As soon as I arrive back from my trip to Kuala Lumpur on 13 September, I’m off to Canberra for the 2nd National Cyber Warfare Conference on 14 and 15 September. No I won’t be. See the comments.

I’m covering it for CSO Online, and for the moment I’m assuming that’ll be in the form of written material. I’d also like to cover it for the Patch Monday podcast, but I don’t think that’ll be possible due to the contractual arrangements.

The event itself runs for a day and a half. An afternoon of presentations followed by a day of roundtable discussions. I’m looking forward to it.

If there’s anything else happening in Canberra either side of this event, please let me know so I can plan to attend,

Just 10 days from now I’m flying to Kuala Lumpur as the guest of Kaspersky Lab, the information security company. It’ll be my first time to Malaysia.

The event is a briefing for Kaspersky’s partners and the media in the Asia-Pacific region about their new Endpoint Security 8 for Windows product, due for release in October.

The event itself is Thursday 8 and Friday 9 September, but I arrive early on Wednesday 7 and fly out late on Monday 12, so I’ll have three or four days to explore the city.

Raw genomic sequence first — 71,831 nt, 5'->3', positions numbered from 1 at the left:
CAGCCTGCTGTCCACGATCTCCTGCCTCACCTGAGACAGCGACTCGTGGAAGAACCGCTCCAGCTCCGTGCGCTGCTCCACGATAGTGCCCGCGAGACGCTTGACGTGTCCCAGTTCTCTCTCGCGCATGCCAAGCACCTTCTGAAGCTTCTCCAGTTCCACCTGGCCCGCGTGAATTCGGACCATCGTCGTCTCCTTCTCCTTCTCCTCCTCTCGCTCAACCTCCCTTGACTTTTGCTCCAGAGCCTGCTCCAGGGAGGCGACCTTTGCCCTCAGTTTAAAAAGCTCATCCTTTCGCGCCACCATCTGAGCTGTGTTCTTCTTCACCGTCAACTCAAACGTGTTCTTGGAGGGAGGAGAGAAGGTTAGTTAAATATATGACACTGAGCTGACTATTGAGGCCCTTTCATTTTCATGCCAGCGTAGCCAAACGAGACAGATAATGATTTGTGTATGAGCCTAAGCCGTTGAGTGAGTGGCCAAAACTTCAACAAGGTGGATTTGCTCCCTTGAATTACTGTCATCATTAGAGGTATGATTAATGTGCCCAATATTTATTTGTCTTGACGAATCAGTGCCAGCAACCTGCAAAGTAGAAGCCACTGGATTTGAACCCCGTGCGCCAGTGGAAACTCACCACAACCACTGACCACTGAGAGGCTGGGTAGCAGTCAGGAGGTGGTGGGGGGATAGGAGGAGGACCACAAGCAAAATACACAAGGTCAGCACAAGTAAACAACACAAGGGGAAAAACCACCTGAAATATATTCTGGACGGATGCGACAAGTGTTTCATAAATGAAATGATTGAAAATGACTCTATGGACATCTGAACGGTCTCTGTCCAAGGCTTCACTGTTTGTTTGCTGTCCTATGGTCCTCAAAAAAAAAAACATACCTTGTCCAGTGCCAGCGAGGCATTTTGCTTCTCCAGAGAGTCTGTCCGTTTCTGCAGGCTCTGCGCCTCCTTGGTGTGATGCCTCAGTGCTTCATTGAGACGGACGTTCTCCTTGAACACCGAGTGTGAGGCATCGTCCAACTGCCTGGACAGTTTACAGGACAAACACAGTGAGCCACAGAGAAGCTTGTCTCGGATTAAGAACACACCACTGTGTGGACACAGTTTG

Any suggestions for what I should do and see?

As an aside, I’ve actually met the founder, Eugene Kaspersky. We were seated together on the panel discussion Is cloud secure enough for business? at the AusCERT Conference on information security. He’s everything you’d expect a Russian billionaire to be. However I’m fairly sure he won’t be at the KL event.

[Photo: Petronas Towers, Kuala Lumpur, by Amber de Bruin, used under a Creative Commons BY license.]

There’s been a few developments this week in my battle with Google over my name. More communication. And more media coverage.

On 18 August I responded to Google’s boilerplate email thusly:

Hi folks,

My full, legal name is a mononym, “Stilgherrian”. It has been so for 30 years. This name has been used consistently throughout that time on every official document, in every credit line in print, on radio and on television, in everyday use… everywhere.

Dare I say it, a Google Search will soon reveal that.

My only photo ID is my passport, and I am unwilling to send a copy because I have security concerns.

I can’t edit my name in Google Profiles to match my “real” name, because it won’t let me leave the surname field blank.

How do we fix this?



Google’s reply arrived on 20 August.

Read the rest of this entry »

[This is a slightly edited version of the article written for “Stories: from The Local Government Web Network”, issue 3, August 2011, which was distributed at the LGWN’s conference in Sydney on 18 August. Some material in this article also appears in Tweeting your way out of Paranoia, the closing keynote presentation I delivered.]